AMY GOODMAN: Well, this is an excerpt from My Name is Rachel Corrie. In this scene, Rachel sits down and reads an email from her father.
MEGAN DODDS, as RACHEL CORRIE: Rachel, I find writing to you hard, but not thinking about you impossible, so I don’t write, but I do bore my friends at lunch, giving vent to my fear. I am afraid for you, and I think I have reason to be, but I am also proud of you, very proud. But as Don Remfert says, I’d just as soon be proud of somebody else’s daughter.
AMY GOODMAN: An excerpt of the play, My Name is Rachel Corrie. Craig, as you listen to that, your daughter, Rachel, reading your letter. Do you remember writing that email?
CRAIG CORRIE: Oh, yes. Chills are going down me right now. I had such a hard time. That’s the only email I wrote to Rachel while she was in Rafah. I’m a Vietnam vet, and when I was in Vietnam, of course, Cindy and I, my wife and I, were corresponding by mail, and that was easy for me, but I think it was hard for her. And I was learning from Rachel being over there that it was hard, because I didn’t know how she was. We were talking by telephone, and so when she was on the telephone I knew that she was okay for that period of time, but I was so worried about Rachel after she got over there.
When she started reporting about what she saw, the bullet holes next to the windows and stuff, I became extremely frightened for her, because I recognized, this is a military that’s out of control, and I know how much effort I spent in Vietnam to keep the people around me in control and understanding that the other people there are human beings, and I didn’t see anything about what Rachel was reporting that indicated that, so I became frightened that somebody would just needlessly harm her or the people that she was with.
And so, I finally got the nerve to write this email to her, and so it always chokes me up, because I had not envisioned her reading this email until I saw Megan doing it on the play, and then it’s — her reply is the last thing that we ever heard from Rachel, and so her reply in an email back to me, that’s our last contact with Rachel.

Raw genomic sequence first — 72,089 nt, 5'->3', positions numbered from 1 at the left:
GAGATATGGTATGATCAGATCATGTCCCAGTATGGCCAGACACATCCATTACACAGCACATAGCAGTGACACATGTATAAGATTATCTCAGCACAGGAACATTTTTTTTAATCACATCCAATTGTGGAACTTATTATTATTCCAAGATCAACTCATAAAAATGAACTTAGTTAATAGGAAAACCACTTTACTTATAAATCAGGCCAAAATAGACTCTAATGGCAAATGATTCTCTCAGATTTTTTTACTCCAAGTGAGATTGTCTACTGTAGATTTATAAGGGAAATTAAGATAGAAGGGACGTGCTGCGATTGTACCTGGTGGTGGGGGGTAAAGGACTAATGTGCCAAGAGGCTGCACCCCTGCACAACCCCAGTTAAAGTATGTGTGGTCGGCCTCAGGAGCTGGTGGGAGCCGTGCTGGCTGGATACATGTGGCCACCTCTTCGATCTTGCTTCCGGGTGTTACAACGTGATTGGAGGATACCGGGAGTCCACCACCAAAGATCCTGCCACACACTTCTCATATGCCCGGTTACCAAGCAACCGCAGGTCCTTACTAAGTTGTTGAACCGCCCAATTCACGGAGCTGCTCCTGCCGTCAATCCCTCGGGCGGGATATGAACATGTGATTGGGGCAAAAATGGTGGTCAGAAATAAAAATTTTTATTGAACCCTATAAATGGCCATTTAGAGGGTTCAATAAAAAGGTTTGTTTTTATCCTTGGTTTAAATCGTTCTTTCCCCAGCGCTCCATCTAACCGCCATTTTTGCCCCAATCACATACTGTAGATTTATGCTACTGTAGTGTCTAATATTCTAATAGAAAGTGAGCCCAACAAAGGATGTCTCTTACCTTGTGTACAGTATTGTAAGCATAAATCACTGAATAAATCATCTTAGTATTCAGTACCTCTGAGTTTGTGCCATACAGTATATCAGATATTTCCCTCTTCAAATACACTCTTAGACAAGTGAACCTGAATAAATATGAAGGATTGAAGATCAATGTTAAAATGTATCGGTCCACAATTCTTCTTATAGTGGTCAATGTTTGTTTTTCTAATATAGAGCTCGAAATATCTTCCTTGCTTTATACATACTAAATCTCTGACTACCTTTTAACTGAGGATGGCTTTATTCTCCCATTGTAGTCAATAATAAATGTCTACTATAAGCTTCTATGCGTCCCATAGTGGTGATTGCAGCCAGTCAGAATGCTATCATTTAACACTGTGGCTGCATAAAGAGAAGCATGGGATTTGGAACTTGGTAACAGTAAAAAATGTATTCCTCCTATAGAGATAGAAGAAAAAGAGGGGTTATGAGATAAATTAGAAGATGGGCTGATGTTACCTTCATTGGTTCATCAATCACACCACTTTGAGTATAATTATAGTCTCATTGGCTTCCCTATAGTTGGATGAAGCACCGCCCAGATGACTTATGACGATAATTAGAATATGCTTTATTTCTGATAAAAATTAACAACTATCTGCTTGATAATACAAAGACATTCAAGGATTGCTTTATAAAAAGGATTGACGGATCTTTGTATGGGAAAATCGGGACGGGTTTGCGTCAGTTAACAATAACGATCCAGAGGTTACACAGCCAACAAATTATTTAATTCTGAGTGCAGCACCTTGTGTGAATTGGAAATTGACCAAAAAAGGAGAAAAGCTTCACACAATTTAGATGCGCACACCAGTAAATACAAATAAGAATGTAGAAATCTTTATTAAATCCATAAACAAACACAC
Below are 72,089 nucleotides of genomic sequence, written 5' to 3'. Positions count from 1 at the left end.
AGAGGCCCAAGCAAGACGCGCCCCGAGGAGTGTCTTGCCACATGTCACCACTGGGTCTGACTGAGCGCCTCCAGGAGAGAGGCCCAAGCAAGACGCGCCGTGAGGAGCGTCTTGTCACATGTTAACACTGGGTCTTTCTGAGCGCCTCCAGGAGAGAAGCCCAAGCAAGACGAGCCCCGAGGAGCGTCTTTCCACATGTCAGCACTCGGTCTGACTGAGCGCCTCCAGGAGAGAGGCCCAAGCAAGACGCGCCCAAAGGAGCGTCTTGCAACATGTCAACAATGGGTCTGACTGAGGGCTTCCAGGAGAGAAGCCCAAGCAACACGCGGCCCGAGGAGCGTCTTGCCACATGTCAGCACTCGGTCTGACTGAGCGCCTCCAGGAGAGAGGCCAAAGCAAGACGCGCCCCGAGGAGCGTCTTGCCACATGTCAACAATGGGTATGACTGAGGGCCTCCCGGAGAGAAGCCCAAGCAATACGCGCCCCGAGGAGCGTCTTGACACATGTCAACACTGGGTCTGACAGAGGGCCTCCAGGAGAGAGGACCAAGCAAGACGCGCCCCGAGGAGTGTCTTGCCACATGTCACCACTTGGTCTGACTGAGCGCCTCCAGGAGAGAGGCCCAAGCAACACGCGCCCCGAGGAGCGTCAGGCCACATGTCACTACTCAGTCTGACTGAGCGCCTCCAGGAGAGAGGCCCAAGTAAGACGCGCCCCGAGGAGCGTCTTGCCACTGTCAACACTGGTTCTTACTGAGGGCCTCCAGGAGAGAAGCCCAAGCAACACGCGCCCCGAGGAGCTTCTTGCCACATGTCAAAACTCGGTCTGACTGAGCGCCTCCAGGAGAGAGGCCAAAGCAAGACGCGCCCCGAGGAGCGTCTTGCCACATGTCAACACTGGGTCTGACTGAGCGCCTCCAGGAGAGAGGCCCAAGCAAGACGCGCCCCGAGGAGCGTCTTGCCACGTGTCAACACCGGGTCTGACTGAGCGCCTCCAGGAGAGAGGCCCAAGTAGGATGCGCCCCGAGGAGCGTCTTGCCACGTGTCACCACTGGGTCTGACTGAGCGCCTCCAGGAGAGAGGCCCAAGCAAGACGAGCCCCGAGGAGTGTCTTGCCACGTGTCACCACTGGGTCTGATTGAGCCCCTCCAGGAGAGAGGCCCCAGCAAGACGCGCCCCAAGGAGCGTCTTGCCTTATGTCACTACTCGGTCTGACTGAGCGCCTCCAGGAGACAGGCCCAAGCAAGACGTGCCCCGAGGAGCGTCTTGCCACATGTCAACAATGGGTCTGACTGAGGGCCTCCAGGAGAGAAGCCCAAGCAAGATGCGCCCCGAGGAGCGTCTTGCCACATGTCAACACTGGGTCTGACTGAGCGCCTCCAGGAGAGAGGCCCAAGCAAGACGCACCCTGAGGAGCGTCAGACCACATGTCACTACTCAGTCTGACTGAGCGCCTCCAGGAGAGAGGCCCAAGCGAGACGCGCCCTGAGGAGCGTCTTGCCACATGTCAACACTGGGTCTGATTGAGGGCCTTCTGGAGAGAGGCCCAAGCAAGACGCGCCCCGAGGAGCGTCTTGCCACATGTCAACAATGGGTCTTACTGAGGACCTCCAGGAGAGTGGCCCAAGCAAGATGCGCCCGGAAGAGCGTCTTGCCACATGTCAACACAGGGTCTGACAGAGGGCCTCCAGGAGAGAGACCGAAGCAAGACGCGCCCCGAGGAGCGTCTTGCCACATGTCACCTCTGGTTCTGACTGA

AMY GOODMAN: I wanted to go now to another clip, to Rachel Corrie in her own words. This is actually not from the play. This is an excerpt of the documentary, Rachel Corrie: An American Conscience, which was directed by Yahya Barakat. It includes excerpts of Rachel speaking in Gaza about the plight of the Palestinian people.
RACHEL CORRIE: Sometimes it takes awhile for it to set in what is happening here, because I think many of the people here, they try to maintain what they can of their lives, and I think — I don’t know — maybe it has to do with protecting their children, that they try to be happy, joke with their children. So sometimes it takes time to — it’s hard to hold in your mind, you know, the complete reality of what’s happening here. Sometimes I’m sitting down to dinner with people, and I just realize that there is a massive military machine surrounding them and trying to kill these people that I’m having dinner with, these families that I’m sitting down to eat with and who are being very generous and kind to me, and their children here, who are incredibly threatened, living lives that no child ever should have to live. And so, I feel a lot of horror. Really, I feel a lot of horror about the situation.